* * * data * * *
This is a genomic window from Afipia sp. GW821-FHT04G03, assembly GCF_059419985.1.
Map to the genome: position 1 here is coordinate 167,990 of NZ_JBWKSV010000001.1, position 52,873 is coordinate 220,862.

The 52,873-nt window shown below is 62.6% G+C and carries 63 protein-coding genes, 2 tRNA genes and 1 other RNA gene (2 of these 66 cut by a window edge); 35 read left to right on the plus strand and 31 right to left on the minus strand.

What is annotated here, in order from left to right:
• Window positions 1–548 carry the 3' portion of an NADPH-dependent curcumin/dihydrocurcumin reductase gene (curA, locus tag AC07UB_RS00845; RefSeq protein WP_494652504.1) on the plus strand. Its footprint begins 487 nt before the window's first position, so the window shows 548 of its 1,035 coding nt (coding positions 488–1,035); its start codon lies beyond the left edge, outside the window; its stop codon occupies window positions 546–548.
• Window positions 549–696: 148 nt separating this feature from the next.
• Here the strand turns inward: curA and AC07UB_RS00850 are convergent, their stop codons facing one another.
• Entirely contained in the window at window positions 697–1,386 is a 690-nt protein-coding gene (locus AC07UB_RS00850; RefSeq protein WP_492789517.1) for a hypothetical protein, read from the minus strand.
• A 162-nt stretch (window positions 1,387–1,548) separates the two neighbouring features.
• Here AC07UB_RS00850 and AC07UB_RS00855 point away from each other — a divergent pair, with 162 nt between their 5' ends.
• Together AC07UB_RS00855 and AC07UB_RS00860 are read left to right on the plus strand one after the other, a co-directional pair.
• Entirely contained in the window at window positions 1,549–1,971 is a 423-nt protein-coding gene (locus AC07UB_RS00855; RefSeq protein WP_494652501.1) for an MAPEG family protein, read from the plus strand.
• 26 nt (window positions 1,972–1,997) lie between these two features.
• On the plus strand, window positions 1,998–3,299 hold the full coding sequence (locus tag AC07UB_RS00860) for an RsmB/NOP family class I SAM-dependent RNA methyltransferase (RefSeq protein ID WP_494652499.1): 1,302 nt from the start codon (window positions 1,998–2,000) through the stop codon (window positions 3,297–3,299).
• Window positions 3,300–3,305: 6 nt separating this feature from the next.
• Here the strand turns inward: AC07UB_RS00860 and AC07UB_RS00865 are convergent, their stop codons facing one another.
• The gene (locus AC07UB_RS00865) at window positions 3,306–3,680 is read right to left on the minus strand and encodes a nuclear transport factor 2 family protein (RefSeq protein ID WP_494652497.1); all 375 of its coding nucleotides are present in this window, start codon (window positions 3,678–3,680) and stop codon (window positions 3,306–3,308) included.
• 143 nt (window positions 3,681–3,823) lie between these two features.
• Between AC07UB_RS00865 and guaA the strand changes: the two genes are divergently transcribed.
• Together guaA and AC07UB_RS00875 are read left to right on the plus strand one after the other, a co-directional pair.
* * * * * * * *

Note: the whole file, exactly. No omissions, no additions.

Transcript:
This is a genomic window from Afipia sp. GW821-FHT04G03, assembly GCF_059419985.1.
Map to the genome: position 1 here is coordinate 167,990 of NZ_JBWKSV010000001.1, position 52,873 is coordinate 220,862.

The 52,873-nt window shown below is 62.6% G+C and carries 63 protein-coding genes, 2 tRNA genes and 1 other RNA gene (2 of these 66 cut by a window edge); 35 read left to right on the plus strand and 31 right to left on the minus strand.

What is annotated here, in order from left to right:
• Window positions 1–548 carry the 3' portion of an NADPH-dependent curcumin/dihydrocurcumin reductase gene (curA, locus tag AC07UB_RS00845; RefSeq protein WP_494652504.1) on the plus strand. Its footprint begins 487 nt before the window's first position, so the window shows 548 of its 1,035 coding nt (coding positions 488–1,035); its start codon lies beyond the left edge, outside the window; its stop codon occupies window positions 546–548.
• Window positions 549–696: 148 nt separating this feature from the next.
• Here the strand turns inward: curA and AC07UB_RS00850 are convergent, their stop codons facing one another.
• Entirely contained in the window at window positions 697–1,386 is a 690-nt protein-coding gene (locus AC07UB_RS00850; RefSeq protein WP_492789517.1) for a hypothetical protein, read from the minus strand.
• A 162-nt stretch (window positions 1,387–1,548) separates the two neighbouring features.
• Here AC07UB_RS00850 and AC07UB_RS00855 point away from each other — a divergent pair, with 162 nt between their 5' ends.
• Together AC07UB_RS00855 and AC07UB_RS00860 are read left to right on the plus strand one after the other, a co-directional pair.
• Entirely contained in the window at window positions 1,549–1,971 is a 423-nt protein-coding gene (locus AC07UB_RS00855; RefSeq protein WP_494652501.1) for an MAPEG family protein, read from the plus strand.
• 26 nt (window positions 1,972–1,997) lie between these two features.
• On the plus strand, window positions 1,998–3,299 hold the full coding sequence (locus tag AC07UB_RS00860) for an RsmB/NOP family class I SAM-dependent RNA methyltransferase (RefSeq protein ID WP_494652499.1): 1,302 nt from the start codon (window positions 1,998–2,000) through the stop codon (window positions 3,297–3,299).
• Window positions 3,300–3,305: 6 nt separating this feature from the next.
• Here the strand turns inward: AC07UB_RS00860 and AC07UB_RS00865 are convergent, their stop codons facing one another.
• The gene (locus AC07UB_RS00865) at window positions 3,306–3,680 is read right to left on the minus strand and encodes a nuclear transport factor 2 family protein (RefSeq protein ID WP_494652497.1); all 375 of its coding nucleotides are present in this window, start codon (window positions 3,678–3,680) and stop codon (window positions 3,306–3,308) included.
• 143 nt (window positions 3,681–3,823) lie between these two features.
• Between AC07UB_RS00865 and guaA the strand changes: the two genes are divergently transcribed.
• Together guaA and AC07UB_RS00875 are read left to right on the plus strand one after the other, a co-directional pair.